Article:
What Is The Reason Goose Bumps Appear

Table of contents:

What Is The Reason Goose Bumps Appear
What Is The Reason Goose Bumps Appear

Video: What Is The Reason Goose Bumps Appear

Отличия серверных жестких дисков от десктопных
Video: Why Do We Get Goose Bumps? | Good Question | SKUNK BEAR 2023, February
Anonim

Goosebumps that appear on a person's skin are small bumps at the base of the hairline. This effect occurs involuntarily and cannot be controlled by a person in any way.

What is the reason goose bumps appear
What is the reason goose bumps appear

Reasons for the appearance of "goose bumps"

Goose bumps appear absolutely involuntarily when the body is cold or is exposed to very strong emotional arousal. This happens when a person experiences fear, awe, admiration, or sexual arousal. This can be called a reflex response of the body to surrounding stimuli or a burst of emotional activity.

The process leading to goose bumps is called the pilomotor reflex. When the sensitive peripheral nerves that emanate from the spinal cord are stimulated, the autonomic peripheral nerve endings are stimulated, and the smooth muscles of the hair follicles contract. By contracting, they raise the hairs on the body - this is called the piloerection effect.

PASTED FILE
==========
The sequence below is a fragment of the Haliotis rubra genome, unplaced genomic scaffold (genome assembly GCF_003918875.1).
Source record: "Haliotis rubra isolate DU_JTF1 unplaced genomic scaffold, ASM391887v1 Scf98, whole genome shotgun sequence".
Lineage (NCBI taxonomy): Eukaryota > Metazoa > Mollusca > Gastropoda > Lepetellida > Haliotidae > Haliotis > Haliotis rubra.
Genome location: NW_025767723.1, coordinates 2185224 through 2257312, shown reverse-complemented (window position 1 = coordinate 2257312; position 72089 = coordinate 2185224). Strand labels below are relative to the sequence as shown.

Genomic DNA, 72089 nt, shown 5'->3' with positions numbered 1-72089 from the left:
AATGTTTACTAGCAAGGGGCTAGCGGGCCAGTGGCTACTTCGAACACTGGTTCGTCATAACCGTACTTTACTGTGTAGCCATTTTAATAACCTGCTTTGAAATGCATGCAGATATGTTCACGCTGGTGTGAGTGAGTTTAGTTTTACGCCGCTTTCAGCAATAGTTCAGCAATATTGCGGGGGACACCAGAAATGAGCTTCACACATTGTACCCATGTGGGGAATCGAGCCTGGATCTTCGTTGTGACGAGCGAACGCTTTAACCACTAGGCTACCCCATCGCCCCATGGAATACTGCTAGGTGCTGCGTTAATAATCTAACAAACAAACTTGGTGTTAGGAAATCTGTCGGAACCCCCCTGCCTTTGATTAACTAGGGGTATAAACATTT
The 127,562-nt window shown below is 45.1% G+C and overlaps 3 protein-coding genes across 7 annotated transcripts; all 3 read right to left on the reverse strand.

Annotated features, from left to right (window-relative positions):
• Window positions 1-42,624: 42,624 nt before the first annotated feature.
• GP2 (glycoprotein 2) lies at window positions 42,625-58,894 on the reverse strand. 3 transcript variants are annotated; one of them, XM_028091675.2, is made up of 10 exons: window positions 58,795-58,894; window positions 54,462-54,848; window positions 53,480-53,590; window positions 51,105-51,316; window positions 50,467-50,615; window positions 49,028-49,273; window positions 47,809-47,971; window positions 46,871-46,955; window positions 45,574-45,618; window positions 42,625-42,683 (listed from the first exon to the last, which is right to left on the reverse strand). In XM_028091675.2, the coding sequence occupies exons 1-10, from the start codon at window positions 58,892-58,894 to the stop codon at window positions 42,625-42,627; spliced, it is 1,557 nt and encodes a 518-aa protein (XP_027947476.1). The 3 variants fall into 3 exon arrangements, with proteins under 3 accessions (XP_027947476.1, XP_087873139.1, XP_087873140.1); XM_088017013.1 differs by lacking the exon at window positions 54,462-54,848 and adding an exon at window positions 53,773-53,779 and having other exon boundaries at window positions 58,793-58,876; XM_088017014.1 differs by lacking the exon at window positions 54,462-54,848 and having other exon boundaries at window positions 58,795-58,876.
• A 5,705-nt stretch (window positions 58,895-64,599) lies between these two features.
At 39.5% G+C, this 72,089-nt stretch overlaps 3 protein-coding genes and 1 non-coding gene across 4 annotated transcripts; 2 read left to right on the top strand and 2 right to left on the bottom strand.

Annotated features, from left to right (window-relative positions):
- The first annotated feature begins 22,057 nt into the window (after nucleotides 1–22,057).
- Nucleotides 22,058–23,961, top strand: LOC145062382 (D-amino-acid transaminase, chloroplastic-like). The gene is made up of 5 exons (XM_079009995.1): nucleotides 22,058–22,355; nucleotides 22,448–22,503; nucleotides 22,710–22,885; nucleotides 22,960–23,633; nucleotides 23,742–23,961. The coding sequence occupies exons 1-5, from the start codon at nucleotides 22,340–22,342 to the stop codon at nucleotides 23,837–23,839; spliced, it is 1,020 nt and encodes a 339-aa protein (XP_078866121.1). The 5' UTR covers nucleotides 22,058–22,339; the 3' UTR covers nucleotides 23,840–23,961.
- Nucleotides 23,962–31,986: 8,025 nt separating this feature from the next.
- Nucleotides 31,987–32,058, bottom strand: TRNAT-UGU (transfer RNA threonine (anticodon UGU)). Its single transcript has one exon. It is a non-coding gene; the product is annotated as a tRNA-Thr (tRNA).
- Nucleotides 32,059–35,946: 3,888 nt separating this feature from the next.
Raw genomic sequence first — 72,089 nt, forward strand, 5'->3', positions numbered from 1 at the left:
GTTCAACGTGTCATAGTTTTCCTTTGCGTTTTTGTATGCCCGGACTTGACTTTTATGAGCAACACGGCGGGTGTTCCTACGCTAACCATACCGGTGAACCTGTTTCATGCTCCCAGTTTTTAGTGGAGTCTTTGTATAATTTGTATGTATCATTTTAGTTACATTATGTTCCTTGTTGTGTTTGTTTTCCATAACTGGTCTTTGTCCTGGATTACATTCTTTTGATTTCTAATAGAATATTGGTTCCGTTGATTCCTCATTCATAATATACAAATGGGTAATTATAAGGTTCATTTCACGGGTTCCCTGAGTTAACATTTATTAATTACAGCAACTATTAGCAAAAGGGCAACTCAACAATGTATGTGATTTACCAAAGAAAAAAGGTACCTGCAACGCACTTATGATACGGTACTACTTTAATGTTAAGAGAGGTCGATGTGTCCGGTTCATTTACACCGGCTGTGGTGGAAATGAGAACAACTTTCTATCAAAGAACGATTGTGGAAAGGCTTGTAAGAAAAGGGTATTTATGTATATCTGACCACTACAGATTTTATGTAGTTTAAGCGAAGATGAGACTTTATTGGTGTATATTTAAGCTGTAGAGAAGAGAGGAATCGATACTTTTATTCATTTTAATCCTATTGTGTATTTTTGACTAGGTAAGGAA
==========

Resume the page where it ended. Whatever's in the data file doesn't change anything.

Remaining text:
In people, this effect can be caused not only by fear or cold, but also by other emotions: a sense of satisfaction or pleasure, for example, from listening to beautiful music or, conversely, from sounds that cause disgust - the grinding of metal on glass or chalk on a board.

Due to the limited amount of hair on the human body, the effect of piloerection can be called rudimentary, that is, it has lost its practical meaning.

Goosebumps can occur after prolonged squeezing of nerves, with a lack of vitamins or metabolic problems.

Goosebumps can mean poor circulation in the limbs.

But in most cases, goose bumps are an indicator of a person's mental state. This feeling is often inherent in suspicious and anxious people.

Interestingly, the name "goose bumps" really came from a comparison with goose skin. Geese feathers grow from seals that are very similar to human hair follicles.

Pilomotor reflex in mammals

The "Goosebump" effect is manifested not only in humans, but also in many mammals. When reacting to danger, the hairs on the animal's skin rise, making it more massive and intimidating.

When reacting to cold, the hairs also rise and help maintain warm air inside the coat, thereby warming the animal's body during cold seasons.

Nature has endowed animals with this reflex for various purposes. The porcupine uses this effect to force the thorns all over its body to take a defensive position. Mice, cats and dogs use the pilomotor reflex during fear or extreme irritation, and this is also the case in chimpanzees.

Popular by topic